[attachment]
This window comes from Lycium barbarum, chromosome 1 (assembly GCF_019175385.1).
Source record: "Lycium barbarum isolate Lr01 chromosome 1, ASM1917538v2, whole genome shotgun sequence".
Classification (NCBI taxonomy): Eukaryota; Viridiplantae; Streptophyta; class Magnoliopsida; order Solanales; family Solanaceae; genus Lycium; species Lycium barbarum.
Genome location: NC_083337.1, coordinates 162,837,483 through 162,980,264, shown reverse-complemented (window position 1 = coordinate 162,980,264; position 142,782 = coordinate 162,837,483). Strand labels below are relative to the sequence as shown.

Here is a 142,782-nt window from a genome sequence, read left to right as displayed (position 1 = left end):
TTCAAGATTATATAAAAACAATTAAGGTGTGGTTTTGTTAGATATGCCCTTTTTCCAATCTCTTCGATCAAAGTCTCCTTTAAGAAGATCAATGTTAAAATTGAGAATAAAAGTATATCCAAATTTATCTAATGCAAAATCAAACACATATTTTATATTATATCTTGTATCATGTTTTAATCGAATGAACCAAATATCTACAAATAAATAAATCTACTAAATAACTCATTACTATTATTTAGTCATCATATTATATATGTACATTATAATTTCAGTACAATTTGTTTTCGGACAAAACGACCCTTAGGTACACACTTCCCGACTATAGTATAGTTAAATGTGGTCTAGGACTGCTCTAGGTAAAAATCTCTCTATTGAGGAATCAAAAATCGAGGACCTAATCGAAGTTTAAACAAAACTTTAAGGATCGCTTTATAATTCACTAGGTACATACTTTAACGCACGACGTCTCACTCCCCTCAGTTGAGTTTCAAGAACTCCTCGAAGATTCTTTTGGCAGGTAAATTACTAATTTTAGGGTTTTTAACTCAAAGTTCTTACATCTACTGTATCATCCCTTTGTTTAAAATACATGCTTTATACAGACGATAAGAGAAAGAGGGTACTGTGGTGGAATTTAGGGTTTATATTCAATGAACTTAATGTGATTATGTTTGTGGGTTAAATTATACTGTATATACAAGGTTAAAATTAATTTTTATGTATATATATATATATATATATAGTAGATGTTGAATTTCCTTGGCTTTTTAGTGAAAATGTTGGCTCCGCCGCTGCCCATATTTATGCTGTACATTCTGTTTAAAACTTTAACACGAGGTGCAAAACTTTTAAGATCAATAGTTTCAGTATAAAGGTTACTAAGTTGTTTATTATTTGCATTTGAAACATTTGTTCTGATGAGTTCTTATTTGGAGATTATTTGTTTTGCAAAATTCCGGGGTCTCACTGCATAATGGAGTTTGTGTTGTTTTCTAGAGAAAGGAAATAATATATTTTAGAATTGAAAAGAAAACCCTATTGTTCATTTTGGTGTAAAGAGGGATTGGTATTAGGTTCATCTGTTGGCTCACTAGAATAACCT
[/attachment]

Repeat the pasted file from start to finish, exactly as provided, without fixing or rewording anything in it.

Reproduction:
This window comes from Lycium barbarum, chromosome 1 (assembly GCF_019175385.1).
Source record: "Lycium barbarum isolate Lr01 chromosome 1, ASM1917538v2, whole genome shotgun sequence".
Classification (NCBI taxonomy): Eukaryota; Viridiplantae; Streptophyta; class Magnoliopsida; order Solanales; family Solanaceae; genus Lycium; species Lycium barbarum.
Genome location: NC_083337.1, coordinates 162,837,483 through 162,980,264, shown reverse-complemented (window position 1 = coordinate 162,980,264; position 142,782 = coordinate 162,837,483). Strand labels below are relative to the sequence as shown.

Here is a 142,782-nt window from a genome sequence, read left to right as displayed (position 1 = left end):
TTCAAGATTATATAAAAACAATTAAGGTGTGGTTTTGTTAGATATGCCCTTTTTCCAATCTCTTCGATCAAAGTCTCCTTTAAGAAGATCAATGTTAAAATTGAGAATAAAAGTATATCCAAATTTATCTAATGCAAAATCAAACACATATTTTATATTATATCTTGTATCATGTTTTAATCGAATGAACCAAATATCTACAAATAAATAAATCTACTAAATAACTCATTACTATTATTTAGTCATCATATTATATATGTACATTATAATTTCAGTACAATTTGTTTTCGGACAAAACGACCCTTAGGTACACACTTCCCGACTATAGTATAGTTAAATGTGGTCTAGGACTGCTCTAGGTAAAAATCTCTCTATTGAGGAATCAAAAATCGAGGACCTAATCGAAGTTTAAACAAAACTTTAAGGATCGCTTTATAATTCACTAGGTACATACTTTAACGCACGACGTCTCACTCCCCTCAGTTGAGTTTCAAGAACTCCTCGAAGATTCTTTTGGCAGGTAAATTACTAATTTTAGGGTTTTTAACTCAAAGTTCTTACATCTACTGTATCATCCCTTTGTTTAAAATACATGCTTTATACAGACGATAAGAGAAAGAGGGTACTGTGGTGGAATTTAGGGTTTATATTCAATGAACTTAATGTGATTATGTTTGTGGGTTAAATTATACTGTATATACAAGGTTAAAATTAATTTTTATGTATATATATATATATATATATAGTAGATGTTGAATTTCCTTGGCTTTTTAGTGAAAATGTTGGCTCCGCCGCTGCCCATATTTATGCTGTACATTCTGTTTAAAACTTTAACACGAGGTGCAAAACTTTTAAGATCAATAGTTTCAGTATAAAGGTTACTAAGTTGTTTATTATTTGCATTTGAAACATTTGTTCTGATGAGTTCTTATTTGGAGATTATTTGTTTTGCAAAATTCCGGGGTCTCACTGCATAATGGAGTTTGTGTTGTTTTCTAGAGAAAGGAAATAATATATTTTAGAATTGAAAAGAAAACCCTATTGTTCATTTTGGTGTAAAGAGGGATTGGTATTAGGTTCATCTGTTGGCTCACTAGAATAACCT